Who saw this yesterday!?
That’s the Space Shuttle Discovery making its last flight over DC before landing at the Dulles Airport. It circled the city three glorious times as workers, tourists, and lovers of science flocked to roof tops and fields to get view of this rare sight.
The Discovery has made 39 trips to space in 27 years and was finally being decommissioned last year. The shuttle was moved to DC to be placed on permanent display in the Smithsonian’s Steven F. Udvar-Hazy Center in Chantilly.
The Discovery is one of three remaining space shuttles that are soon to be decommissioned, this has me thinking about the many cutbacks being made to the space program. Nearly 20% of NASA’s space program funding is being cut. These cut backs to the space program are seen by some as a significant loss to the development and advancement of science. According to Neil deGrasse Tyson, the host of NOVA scienceNOW, the era of generous federal funding to space programs is over. The political mindsets have changed, and people no longer view the exploration of space as important.
However, Tyson argues that space exploration is exactly what the economy needs, because “the people who bring tomorrow into today are the scientists and technologists.” He believes there should be a shift in the mindsets to spark a true renaissance in space science – one that could revitalize both the U.S. economy and the national spirit.
What do you think? Do you think that during a time of economic recession the U.S. should put money into space exploration? Do you think that it can have a positive enough effect on the economy to really make it all worth it?
My baby brother, Braeden, is a genius…literally, he’s been certified and everything (whatever that means).
When talking to Braeden about his passion, science, I am transformed into a world of limitless possibilities, most of which are beyond my comprehension. His theories surpass my intellect, to the point where I am able to follow but contribute nothing. That is fine with me, because I simply love learning from his imagination and gaining excitement from his momentum of thought.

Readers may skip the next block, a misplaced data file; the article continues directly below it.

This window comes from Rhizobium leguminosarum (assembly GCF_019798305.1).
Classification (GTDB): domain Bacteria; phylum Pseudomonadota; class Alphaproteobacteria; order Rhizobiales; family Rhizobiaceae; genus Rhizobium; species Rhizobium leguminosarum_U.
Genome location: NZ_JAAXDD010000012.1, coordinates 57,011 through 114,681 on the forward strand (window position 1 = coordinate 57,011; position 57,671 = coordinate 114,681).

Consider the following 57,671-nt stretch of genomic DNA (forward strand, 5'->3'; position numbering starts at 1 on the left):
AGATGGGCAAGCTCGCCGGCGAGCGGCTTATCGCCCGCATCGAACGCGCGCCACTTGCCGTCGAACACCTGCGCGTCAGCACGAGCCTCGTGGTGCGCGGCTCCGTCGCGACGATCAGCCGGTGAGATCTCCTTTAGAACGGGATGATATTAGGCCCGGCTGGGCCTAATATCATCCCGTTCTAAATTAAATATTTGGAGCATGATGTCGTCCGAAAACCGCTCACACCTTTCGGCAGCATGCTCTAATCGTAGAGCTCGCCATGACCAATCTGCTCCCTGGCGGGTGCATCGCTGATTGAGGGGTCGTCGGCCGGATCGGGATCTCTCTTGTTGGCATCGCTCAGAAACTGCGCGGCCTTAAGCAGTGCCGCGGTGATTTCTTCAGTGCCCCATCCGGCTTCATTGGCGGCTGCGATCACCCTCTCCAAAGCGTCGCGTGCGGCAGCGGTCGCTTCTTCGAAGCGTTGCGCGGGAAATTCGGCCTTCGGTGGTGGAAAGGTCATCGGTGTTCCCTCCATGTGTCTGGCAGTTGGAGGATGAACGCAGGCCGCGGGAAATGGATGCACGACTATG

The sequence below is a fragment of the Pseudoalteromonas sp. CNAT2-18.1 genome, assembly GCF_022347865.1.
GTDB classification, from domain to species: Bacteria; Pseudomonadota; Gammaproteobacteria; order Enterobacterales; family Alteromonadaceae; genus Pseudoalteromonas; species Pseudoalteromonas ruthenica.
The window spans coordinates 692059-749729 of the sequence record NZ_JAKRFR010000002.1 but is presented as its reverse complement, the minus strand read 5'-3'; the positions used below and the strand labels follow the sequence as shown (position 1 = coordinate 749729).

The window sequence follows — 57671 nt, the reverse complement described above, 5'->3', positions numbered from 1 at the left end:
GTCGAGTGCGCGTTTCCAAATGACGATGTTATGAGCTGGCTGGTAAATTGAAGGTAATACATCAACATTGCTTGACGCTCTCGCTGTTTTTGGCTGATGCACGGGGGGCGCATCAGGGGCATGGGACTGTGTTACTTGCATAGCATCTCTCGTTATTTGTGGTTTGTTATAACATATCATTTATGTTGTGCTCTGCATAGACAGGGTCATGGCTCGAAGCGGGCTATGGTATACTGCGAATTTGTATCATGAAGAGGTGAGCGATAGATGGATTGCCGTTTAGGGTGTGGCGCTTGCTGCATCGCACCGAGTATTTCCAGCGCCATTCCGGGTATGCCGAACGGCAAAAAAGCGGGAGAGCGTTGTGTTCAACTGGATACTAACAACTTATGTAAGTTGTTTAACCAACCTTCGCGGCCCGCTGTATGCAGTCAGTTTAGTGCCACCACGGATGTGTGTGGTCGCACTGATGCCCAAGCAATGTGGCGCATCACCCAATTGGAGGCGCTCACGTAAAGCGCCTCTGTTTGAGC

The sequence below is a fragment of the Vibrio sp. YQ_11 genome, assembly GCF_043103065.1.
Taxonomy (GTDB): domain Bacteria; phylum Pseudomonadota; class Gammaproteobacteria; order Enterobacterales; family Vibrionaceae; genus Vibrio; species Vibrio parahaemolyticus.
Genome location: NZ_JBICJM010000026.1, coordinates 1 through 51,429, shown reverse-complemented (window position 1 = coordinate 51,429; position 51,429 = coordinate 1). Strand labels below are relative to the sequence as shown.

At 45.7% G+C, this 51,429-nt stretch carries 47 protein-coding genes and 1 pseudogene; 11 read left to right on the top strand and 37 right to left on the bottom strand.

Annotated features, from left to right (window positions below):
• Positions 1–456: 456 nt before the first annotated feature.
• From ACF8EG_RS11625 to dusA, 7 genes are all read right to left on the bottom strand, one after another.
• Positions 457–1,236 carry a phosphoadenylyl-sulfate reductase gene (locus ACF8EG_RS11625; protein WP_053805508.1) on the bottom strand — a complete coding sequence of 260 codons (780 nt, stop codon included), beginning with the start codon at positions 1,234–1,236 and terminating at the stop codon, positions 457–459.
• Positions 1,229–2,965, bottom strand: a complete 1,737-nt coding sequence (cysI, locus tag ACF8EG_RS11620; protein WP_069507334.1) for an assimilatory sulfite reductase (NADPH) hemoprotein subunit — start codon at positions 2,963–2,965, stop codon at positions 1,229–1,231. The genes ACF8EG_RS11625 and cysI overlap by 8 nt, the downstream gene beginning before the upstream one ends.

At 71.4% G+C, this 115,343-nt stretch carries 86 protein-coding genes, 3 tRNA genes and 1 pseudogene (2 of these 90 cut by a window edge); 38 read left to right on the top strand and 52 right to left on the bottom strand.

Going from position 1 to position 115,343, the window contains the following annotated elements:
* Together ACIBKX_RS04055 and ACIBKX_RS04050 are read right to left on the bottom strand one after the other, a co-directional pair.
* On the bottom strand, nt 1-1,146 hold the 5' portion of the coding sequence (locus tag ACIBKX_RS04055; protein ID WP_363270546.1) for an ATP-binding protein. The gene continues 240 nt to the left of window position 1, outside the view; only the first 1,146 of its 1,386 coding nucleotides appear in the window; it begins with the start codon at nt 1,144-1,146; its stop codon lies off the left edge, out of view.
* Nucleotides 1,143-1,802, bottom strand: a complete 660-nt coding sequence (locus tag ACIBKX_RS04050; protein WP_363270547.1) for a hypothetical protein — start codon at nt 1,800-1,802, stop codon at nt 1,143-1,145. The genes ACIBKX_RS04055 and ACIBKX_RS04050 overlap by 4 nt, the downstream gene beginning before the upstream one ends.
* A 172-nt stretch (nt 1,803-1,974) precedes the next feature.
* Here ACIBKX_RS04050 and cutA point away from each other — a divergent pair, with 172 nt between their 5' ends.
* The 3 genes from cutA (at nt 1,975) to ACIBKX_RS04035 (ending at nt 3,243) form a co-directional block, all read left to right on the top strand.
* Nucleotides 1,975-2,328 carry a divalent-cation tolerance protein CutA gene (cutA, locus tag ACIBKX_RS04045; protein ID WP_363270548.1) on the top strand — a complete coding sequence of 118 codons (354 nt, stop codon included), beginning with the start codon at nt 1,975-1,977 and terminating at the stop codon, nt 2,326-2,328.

Recently we have been talking about things he can do for the Science Fair. His current idea is to transform plastic back into oil. Now, he is aware that this is already being done, so its nothing new, but he is trying to come up with a more economical method, one where you can easily and cheaply transform the plastic in your very home. Watching him work, testing new creations, modifying the old, gets me thinking about how all science is working on whims. But these whims only become success when passion is applied. As much as any person can appreciate science, it’s those who breathe science that truly transform it. What do you think? Am I wrong in thinking that science is driven by aspiration more than knowledge?
The wonders and destruction of science, an idea that has been coursing through my mind.
After spending a week living by the visiting hours of the hospital, I quickly, if not undoubtedly, appreciated modern technology. Merlin himself could not have imagined the “magical” forms of medicine that we have today. The ability to save lifes, heal wounds and create better futures is far easier than it has ever been, and it is all thanks to science.
Science, the father of modern day miracles.
Once that week was over, and I returned to my life of normalcy. Before adjustment could even begin, I was diving into a paper on the tensions between Iran and the U.S. Tensions that have been exemplified over nuclear bombs, the Frankenstein of science. And it was while writing this paper that I began thinking about the irony that is science. Could we have the life changing medical advancements, with out the life destruction of nuclear bombs and other weaponry advancements? I personally think not. We can save more lives everyday, but we can also destroy more in a single day than ever before.